At this point Hancock could have been content lending his voice in support of the psychotropic/spiritual connection and called it a day. However, he noted there remained a further correlation between these images and other supernatural entities cited within time periods far more recent than the Upper Paleolithic. Similar supernatural descriptions of, (and in some cases interactions with), these entities permeate the folk world of European history in the forms of fairies, elves and leprechauns, the experiences of contemporary Amazonian shaman, laboratory experiments involving the use of DMT and the reports of extraterrestrial encounters by those claiming to be abducted by aliens. Driven by this strange and unlikely coincidence Hancock began an exhaustive review of the historical record to confirm the suspected strength of similarity between these supposedly imaginary phenomena. The resulting commonality of perception he found between so many individual minds of differing times, settings, enculturation and experience was too great to ignore. Hancock concluded this correlation of phenomena could only be explained by one of two possible lines of reason; either these strange creatures are the expression of some repressed region of a collective human unconscious or they are real entities existing in a region beyond the veil of normal consciousness. After a methodical reasoning process he settles into the notion there exists an alternate dimension of reality populated by existentially real beings who continue to interrelate with select humans.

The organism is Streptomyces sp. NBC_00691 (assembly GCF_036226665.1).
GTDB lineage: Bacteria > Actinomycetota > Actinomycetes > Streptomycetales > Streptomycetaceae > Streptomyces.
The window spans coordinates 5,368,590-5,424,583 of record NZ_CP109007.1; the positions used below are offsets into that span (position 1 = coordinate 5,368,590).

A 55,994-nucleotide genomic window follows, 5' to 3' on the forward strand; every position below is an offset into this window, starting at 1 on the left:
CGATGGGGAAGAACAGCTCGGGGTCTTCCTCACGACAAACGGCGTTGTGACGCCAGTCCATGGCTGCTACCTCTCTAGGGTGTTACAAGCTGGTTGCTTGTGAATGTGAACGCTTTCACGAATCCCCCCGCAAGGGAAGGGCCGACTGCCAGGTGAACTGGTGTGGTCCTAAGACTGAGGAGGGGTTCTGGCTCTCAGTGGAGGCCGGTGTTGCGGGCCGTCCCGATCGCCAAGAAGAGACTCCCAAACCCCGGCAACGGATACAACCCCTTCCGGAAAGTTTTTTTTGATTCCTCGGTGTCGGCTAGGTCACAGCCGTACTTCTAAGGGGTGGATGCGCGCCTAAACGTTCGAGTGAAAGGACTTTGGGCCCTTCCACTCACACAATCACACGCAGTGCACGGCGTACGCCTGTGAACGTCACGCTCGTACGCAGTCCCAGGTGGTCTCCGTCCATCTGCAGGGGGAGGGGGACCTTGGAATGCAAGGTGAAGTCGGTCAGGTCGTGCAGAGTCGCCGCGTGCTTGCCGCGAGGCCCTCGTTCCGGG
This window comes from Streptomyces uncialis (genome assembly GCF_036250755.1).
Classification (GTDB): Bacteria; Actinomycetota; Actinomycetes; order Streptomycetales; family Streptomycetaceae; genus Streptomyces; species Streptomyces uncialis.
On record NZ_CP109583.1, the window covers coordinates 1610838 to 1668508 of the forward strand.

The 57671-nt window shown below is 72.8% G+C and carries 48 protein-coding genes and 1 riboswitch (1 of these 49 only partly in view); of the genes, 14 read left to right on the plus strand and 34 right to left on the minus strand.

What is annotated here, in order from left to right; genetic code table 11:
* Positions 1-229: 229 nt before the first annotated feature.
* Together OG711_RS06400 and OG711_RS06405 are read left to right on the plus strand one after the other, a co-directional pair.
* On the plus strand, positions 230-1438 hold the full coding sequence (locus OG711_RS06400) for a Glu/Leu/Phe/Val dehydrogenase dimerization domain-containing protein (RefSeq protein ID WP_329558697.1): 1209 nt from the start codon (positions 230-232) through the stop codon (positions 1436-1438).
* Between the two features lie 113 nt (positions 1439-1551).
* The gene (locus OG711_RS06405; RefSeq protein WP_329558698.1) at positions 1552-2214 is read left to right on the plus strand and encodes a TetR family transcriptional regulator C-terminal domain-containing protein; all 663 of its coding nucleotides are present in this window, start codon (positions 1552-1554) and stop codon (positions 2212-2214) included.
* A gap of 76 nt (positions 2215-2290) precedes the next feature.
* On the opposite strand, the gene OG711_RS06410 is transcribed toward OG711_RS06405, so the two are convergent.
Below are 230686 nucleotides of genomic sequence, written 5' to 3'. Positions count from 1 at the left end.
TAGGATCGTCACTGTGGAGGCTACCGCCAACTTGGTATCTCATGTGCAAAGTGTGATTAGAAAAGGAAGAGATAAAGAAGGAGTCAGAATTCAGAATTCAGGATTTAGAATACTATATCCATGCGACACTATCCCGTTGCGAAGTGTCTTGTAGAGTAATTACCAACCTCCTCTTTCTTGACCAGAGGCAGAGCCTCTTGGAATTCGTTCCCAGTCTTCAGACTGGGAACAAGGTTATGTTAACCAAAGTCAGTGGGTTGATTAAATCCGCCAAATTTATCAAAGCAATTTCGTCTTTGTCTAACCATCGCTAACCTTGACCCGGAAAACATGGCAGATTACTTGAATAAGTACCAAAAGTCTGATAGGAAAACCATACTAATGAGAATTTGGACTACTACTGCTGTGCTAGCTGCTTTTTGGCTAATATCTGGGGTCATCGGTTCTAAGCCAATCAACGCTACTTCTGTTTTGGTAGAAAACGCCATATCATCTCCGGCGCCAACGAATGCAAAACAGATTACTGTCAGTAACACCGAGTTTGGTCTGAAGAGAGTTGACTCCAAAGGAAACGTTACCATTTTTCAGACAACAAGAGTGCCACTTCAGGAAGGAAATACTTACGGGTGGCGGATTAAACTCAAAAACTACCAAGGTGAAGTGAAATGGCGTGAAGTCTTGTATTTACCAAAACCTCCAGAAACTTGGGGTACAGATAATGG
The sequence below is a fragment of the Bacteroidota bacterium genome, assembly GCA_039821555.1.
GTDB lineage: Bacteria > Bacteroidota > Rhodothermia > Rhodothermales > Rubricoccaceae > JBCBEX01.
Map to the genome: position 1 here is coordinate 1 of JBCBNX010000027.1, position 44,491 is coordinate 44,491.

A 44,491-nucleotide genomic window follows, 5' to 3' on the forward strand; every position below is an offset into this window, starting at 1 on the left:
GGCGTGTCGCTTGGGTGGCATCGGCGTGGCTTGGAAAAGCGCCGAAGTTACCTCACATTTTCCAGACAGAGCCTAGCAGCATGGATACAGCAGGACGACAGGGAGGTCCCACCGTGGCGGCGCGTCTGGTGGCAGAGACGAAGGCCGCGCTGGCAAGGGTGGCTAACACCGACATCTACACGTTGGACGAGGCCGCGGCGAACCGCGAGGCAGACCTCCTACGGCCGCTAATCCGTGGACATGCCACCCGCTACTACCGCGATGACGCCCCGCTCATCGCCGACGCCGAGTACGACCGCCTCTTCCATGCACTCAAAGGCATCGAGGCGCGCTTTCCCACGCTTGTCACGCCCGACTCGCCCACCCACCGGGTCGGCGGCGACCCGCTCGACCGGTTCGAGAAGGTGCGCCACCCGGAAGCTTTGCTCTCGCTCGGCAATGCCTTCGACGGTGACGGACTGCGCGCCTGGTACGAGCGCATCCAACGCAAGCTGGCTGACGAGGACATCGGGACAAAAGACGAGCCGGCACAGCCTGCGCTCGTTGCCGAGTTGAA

Hancock doesn’t claim all who encounter these supernatural beings do so under the influence of hallucinogenic substances. He notes approximately 2% of the general population is capable of achieving a natural altered state of awareness without the aid of psychotropic material. However induced, this alternate form of consciousness facilitates a “retuning” of the brain allowing the perception of other dimensions of being corresponding in space and time with our own. He then posits the evident possibility that these experiences underpin the basis of most of the culturally diverse spiritual systems of humanity.

The astonishment of Hancock’s premise doesn’t stop here. Those faint of heart better strap in and take a deep breath as further extrapolation of the material leads to even more radical suggestions. He evaluates the possibility these supernatural entities act directly as teachers of humanity, that vast amounts of our DNA not used for cellular reproduction are filled with a compendium of mystical and unworldly knowledge and that life on earth was originally “seeded” by an alien intelligence, (a concept wryly known as panspermia.)